At the bottom of the table, the construction industry, with thin margins of 0.5% to 2.0%. This section mostly features larger size enterprises: manufacturers, contractors, wholesalers.

Despite the fact the economy was still in the doldrums in 2010, certain professions proved to be shielded against hard times. All the top-tier trades are of the business-to-consumer type, the web brings them business, and they can afford an internet marketing strategy.

What about the bottom tier? Contractors, cabinet makers dealing directly with consumers, harware resellers, all will benefit from an online marketing strategy. But their margins are thin and therefore call for sound thinking. The blueprint of a strategy for a national kitchen cabinet manufacturer cannot be the same as for a local attorney. The tools put into use will be different.

Pricing strategies for the bottom tier

Though building contractors typically handle larger cash-flows than attorneys or accountants, their thin margins (1.35%) restrain their capacity to afford the rates usually offered to dentists.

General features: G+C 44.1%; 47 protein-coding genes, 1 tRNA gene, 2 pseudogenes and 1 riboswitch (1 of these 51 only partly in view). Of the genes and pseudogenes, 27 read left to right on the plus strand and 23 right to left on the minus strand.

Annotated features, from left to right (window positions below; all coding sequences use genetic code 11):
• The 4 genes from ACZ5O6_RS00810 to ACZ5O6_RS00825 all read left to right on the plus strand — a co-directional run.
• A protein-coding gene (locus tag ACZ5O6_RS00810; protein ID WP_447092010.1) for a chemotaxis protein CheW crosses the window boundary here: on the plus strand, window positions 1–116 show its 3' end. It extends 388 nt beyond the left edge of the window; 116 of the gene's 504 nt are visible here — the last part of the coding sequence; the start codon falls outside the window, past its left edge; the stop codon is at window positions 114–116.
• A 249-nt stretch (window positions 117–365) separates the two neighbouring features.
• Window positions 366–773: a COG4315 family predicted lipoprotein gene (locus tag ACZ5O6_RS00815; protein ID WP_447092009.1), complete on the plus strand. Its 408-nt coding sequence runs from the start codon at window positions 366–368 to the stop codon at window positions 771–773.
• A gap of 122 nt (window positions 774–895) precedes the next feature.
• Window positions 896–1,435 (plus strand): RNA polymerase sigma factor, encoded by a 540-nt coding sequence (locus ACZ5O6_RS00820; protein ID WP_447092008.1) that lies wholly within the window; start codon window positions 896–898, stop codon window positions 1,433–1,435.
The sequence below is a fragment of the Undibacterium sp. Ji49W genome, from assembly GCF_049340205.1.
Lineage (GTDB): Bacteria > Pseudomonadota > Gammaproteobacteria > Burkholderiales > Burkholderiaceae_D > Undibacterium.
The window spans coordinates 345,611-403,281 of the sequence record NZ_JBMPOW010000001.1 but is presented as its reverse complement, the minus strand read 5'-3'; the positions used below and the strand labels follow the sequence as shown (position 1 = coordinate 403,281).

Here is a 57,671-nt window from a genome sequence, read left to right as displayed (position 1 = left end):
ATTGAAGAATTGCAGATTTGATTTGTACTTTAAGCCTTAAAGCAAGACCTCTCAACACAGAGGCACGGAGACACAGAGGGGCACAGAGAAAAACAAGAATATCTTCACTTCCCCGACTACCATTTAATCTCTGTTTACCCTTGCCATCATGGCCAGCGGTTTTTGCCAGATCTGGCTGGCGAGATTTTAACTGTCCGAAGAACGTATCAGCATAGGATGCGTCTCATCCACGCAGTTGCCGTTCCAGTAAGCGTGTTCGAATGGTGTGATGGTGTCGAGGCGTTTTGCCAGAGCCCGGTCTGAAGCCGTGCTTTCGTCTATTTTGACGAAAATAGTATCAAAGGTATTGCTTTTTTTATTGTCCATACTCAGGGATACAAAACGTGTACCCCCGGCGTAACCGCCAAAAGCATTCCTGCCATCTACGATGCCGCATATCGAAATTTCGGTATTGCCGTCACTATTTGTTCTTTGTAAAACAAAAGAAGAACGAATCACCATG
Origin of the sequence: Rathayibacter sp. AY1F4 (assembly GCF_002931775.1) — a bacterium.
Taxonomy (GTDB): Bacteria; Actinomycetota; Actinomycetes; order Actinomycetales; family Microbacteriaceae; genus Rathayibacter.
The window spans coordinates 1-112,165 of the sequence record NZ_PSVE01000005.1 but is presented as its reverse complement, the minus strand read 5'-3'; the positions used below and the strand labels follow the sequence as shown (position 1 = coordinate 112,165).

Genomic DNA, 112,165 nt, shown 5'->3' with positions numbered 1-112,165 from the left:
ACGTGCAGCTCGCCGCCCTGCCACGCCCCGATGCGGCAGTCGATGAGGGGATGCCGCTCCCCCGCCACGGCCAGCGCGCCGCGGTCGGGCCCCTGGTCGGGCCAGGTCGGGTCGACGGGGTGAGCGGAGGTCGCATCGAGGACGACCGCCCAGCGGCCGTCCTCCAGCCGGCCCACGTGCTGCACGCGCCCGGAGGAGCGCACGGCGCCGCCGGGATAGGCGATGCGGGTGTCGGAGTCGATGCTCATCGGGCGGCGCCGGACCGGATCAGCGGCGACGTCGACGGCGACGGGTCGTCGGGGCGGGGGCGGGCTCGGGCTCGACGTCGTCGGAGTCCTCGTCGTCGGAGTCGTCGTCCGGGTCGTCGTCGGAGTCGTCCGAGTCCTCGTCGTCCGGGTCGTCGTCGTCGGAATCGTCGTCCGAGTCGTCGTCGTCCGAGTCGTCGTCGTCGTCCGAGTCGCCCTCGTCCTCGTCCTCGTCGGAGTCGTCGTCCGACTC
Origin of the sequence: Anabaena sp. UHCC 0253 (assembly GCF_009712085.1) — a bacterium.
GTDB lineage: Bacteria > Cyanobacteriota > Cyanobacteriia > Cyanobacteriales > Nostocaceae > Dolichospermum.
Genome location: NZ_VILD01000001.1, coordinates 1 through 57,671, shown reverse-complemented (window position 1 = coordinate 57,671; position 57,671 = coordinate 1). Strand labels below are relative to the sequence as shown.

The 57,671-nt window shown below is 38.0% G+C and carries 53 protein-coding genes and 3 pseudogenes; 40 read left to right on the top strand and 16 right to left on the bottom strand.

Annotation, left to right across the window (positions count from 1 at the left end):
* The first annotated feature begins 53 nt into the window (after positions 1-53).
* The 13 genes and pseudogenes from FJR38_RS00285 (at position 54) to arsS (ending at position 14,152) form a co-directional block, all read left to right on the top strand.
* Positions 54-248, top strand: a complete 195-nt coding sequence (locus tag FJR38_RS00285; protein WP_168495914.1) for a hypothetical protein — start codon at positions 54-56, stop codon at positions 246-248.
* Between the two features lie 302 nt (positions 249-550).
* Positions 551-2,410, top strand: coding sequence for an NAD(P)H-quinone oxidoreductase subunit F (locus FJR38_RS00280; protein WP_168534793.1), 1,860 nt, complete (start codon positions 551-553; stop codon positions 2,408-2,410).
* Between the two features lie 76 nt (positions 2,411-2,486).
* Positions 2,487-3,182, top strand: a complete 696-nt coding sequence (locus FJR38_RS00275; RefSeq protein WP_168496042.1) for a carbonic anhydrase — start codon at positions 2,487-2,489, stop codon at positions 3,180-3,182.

They should be canvassed though, as they can recoup a year worth of internet investment with just a couple of good residential building projects. Your proposal just has to  be clearly articulated.

A typical contractor will be detail-oriented in his analysis of your offer. They usually itemize their quotes and pay attention to cost overruns as changes in labor and material prices will impact the profitability of a construction site. For a general contractor, this may mean the difference between surviving a recession and filing for bankruptcy.

Any quote submitted to a contractor should be itemized to detail very exactly what service will be delivered for how much. A modular quotation [allowing picking among services] might win the day. A result-based proposal would help putting your quote ahead of your competitors in a bid.